Settlement amount: $2.3 billion
Drugs: Bextra, Geodon, Zyvox and Lyrica
Pfizer's 2009 settlement with the Justice Department wasn't the first to top $1 billion. But this very different kind of blockbuster was at the time--and remains, at least for now--the biggest healthcare fraud settlement ever. The $1.3 billion in criminal penalties also set a record.
There's a reason for that: In 2004, Pfizer's ($PFE) Warner-Lambert unit settled similar claims about its Neurontin marketing for $430 million. The company also signed a corporate integrity agreement, a more-or-less standard piece of these government settlements. Details vary, but the one common feature is a promise to never do it again. And Pfizer had done it again, the Justice Department said.
"[A]t the very same time Pfizer was in our offices negotiating and resolving the allegations of criminal conduct by its then newly acquired subsidiary, Warner-Lambert, Pfizer was itself in its other operations violating those very same laws," U.S. Attorney Michael Loucks said in announcing the deal.
The Justice Department detailed a variety of marketing infractions. For instance, sales reps were rewarded with junkets and cash for pushing Bextra as a multi-purpose pain reliever when it was approved for arthritis pain. "Sales employees explained that off-label promotion was tolerated and no big deal, even though they knew it was illegal," government lawyers said in a sentencing memo. Two of those employees ended up with criminal penalties of their own; one now-former sales manager was sentenced to six months of home confinement with an electronic ankle bracelet.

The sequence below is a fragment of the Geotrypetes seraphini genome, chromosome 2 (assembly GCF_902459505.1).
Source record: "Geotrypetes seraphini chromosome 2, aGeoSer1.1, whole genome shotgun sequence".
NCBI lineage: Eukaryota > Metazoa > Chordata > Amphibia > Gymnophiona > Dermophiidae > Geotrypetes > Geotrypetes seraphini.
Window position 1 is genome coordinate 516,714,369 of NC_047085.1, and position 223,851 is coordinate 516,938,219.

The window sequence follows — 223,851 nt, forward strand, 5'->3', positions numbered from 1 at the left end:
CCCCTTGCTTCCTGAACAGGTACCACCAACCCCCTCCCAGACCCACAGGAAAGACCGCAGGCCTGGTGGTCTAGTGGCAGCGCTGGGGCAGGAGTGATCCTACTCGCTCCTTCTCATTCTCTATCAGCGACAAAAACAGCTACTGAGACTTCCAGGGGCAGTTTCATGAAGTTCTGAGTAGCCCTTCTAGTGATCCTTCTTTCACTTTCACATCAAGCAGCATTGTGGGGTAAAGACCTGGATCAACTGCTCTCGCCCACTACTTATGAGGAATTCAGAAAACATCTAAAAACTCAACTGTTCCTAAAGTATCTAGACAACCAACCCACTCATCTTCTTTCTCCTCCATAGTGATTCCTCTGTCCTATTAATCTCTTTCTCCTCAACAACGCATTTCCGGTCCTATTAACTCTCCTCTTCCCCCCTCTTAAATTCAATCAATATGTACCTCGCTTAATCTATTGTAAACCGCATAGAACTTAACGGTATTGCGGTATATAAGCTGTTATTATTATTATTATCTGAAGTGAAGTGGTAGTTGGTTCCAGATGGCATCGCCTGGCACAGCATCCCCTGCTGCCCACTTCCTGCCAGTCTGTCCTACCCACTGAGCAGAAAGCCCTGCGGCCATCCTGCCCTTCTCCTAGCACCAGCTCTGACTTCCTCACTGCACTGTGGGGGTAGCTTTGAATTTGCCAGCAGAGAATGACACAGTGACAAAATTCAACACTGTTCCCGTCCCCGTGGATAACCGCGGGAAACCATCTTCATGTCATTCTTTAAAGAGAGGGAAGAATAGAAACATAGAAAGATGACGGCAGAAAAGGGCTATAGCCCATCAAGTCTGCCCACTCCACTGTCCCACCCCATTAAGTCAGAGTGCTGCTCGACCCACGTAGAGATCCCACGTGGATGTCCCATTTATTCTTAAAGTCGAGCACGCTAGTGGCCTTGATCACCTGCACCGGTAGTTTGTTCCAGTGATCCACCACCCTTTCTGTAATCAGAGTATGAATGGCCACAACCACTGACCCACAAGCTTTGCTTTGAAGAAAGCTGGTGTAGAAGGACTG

We'd be remiss if we didn't put the settlement in some kind of Pfizer-sized context. Bextra was withdrawn in 2005 after its fellow Cox-2 inhibitor, Vioxx. The previous year it had racked up $1.4 billion in sales. Geodon, an antipsychotic, topped $1 billion in 2008 after several years above the $500 million mark. The antibiotic Zyvox brought in more than $1 billion in 2008, too, on top of more than $3 billion for the 7 previous years. Lyrica, an epilepsy and pain drug, also beat $1 billion in 2008, and it continues to grow.